- The Washington Times - Wednesday, June 25, 2008

The current anti-terrorist offensive that NATO is waging in Afghanistan should be a wake-up call for two U.S. allies in the war against al Qaeda and the Taliban. The first is the government of Pakistan, which has received upward of $10 billion in U.S. assistance since September 11, but is under intense domestic pressure not to move against the jihadists. The second is NATO, where the overwhelming majority of the organization’s 26 members are failing to pull their weight in fighting the terrorists in Afghanistan.

NATO forces have scored a number of recent victories near Kandahar, Afghanistan’s second-largest city. These include retaking a number of local villages that had been captured by Taliban who escaped from prison earlier this month. The Afghan government charges that the Taliban wreaking havoc near Kandahar were approximately 20 mid-level commanders from neighboring Pakistan, and that they were key strategists involved in planning suicide attacks. Afghanistan President Hamid Karzai on June 15 declared that Afghanistan has the right to send troops across the border into Pakistan to hunt down the Taliban leadership. Increasingly, U.S. and NATO forces have launched cross-border military strikes targeting Taliban forces in Pakistan.

Much of the violence and terrorism enveloping Afghanistan has its roots in Pakistan, where Prime Minister Yousuf Raza Gilani has made peaceful engagement with the Taliban a top political priority. Senior Taliban leaders and hundreds of jihadist foot soldiers have been released from prison, and the Gilani government has yielded to Taliban demands for establishment of Shariah law in the border region. Washington and Kabul have both protested Pakistan’s soft approach to the Taliban, saying that it strengthens that radical ally of al Qaeda - but to no avail. So long as Pakistan remains a sanctuary for jihadists targeting Afghanistan, NATO’s progress in keeping the terrorists out will be limited.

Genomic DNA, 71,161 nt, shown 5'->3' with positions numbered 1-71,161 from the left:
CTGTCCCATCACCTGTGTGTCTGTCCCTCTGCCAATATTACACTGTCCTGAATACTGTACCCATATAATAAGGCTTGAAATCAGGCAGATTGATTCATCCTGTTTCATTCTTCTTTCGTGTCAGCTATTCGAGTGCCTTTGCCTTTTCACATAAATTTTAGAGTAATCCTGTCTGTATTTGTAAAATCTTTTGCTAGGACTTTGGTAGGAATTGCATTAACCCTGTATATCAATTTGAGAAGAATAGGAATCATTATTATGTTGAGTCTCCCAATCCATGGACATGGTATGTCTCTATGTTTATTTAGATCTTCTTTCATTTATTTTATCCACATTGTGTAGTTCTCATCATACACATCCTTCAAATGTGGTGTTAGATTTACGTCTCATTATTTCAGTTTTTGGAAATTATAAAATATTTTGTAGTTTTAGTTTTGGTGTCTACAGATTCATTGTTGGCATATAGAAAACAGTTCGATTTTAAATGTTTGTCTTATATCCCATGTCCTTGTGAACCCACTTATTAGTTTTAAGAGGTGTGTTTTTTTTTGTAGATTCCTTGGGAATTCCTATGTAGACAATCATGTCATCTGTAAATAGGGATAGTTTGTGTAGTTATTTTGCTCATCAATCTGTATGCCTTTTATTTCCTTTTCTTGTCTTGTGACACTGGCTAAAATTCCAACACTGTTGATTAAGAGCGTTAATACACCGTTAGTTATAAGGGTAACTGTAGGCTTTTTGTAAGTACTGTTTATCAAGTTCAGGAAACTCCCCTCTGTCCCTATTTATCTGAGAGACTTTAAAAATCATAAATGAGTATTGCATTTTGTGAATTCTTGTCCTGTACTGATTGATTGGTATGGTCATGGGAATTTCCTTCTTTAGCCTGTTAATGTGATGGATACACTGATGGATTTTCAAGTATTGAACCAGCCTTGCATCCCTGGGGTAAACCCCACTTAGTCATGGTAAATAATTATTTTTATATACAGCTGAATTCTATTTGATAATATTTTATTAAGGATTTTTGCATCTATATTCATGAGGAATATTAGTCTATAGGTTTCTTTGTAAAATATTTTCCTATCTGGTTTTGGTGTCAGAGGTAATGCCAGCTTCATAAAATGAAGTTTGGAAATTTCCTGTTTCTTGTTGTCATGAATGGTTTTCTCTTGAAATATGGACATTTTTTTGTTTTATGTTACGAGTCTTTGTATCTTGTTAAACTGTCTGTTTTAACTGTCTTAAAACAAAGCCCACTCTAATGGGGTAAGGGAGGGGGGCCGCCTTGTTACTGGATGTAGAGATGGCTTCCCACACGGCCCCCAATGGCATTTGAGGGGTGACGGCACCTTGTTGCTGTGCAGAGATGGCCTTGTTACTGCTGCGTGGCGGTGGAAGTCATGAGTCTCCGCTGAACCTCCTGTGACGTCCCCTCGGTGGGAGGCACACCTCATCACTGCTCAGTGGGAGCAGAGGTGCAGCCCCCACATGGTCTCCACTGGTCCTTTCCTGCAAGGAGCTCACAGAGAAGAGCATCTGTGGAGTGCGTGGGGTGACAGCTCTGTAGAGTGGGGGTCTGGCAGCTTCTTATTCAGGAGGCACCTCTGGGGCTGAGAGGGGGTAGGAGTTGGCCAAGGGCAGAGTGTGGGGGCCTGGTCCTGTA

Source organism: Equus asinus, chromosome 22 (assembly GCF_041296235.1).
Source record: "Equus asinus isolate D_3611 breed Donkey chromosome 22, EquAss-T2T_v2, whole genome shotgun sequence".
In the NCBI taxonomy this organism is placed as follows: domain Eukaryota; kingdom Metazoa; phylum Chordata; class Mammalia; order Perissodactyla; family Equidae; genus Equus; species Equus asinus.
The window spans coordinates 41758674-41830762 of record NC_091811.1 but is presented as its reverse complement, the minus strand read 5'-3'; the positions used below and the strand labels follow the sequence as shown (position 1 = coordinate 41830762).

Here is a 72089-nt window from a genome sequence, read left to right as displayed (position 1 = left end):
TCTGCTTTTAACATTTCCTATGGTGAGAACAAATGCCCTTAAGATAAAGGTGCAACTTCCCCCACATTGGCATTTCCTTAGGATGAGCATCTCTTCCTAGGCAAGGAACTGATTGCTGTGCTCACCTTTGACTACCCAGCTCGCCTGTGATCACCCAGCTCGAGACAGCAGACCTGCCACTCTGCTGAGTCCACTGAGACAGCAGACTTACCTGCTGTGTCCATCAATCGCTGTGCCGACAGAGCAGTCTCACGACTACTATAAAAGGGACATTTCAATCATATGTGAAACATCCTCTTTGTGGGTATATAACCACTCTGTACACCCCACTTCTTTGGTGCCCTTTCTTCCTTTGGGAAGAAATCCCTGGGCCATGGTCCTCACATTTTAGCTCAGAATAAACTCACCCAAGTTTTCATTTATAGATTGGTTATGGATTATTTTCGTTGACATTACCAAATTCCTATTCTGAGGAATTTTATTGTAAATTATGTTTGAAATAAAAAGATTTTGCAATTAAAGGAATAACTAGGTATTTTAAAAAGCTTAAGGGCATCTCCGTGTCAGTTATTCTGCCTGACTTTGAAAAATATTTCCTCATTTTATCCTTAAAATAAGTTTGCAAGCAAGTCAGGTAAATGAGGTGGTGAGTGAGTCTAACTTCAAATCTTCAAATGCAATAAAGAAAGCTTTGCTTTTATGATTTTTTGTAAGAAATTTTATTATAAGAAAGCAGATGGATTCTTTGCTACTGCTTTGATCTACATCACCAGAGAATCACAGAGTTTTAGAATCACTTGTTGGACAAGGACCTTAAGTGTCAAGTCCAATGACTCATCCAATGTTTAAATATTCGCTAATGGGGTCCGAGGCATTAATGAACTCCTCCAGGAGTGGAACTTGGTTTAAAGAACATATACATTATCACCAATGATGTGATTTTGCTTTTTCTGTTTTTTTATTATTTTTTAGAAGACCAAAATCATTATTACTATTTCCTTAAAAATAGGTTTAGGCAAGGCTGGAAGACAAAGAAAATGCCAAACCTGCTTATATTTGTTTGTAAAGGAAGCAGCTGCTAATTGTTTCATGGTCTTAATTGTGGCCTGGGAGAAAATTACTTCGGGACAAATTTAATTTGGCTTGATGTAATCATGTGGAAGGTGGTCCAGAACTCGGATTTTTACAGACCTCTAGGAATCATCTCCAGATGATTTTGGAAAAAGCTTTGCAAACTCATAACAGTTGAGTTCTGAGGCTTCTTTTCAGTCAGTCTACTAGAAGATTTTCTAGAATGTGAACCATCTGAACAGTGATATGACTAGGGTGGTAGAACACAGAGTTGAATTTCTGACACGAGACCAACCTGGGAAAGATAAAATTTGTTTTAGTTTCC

Aside from Pakistan’s harmful role, the major stumbling block to military progress in Afghanistan continues to be the uneven performance of individual countries in contributing to the NATO-led International Security Assistance Force there. The United States, Canada, Great Britain and Australia provide more than 35,600 of the 52,900 troops serving in the force. Most of the fighting is done by American, Canadian and British troops with assistance from the Dutch. Moreover, some European nations restrict troop movement. (Germany, for example, reportedly bars its pilots from flying at night, and its troops are prohibited from traveling more than two hours from a major medical facility.) Defense Secretary Robert Gates has lobbied Washington’s NATO allies to increase their contributions, and he has achieved some important but limited successes, including yesterday’s promise by Germany to increase the size of its force from 3,500 to 4,500. But Europe needs to do much more to pull its weight in Afghanistan.

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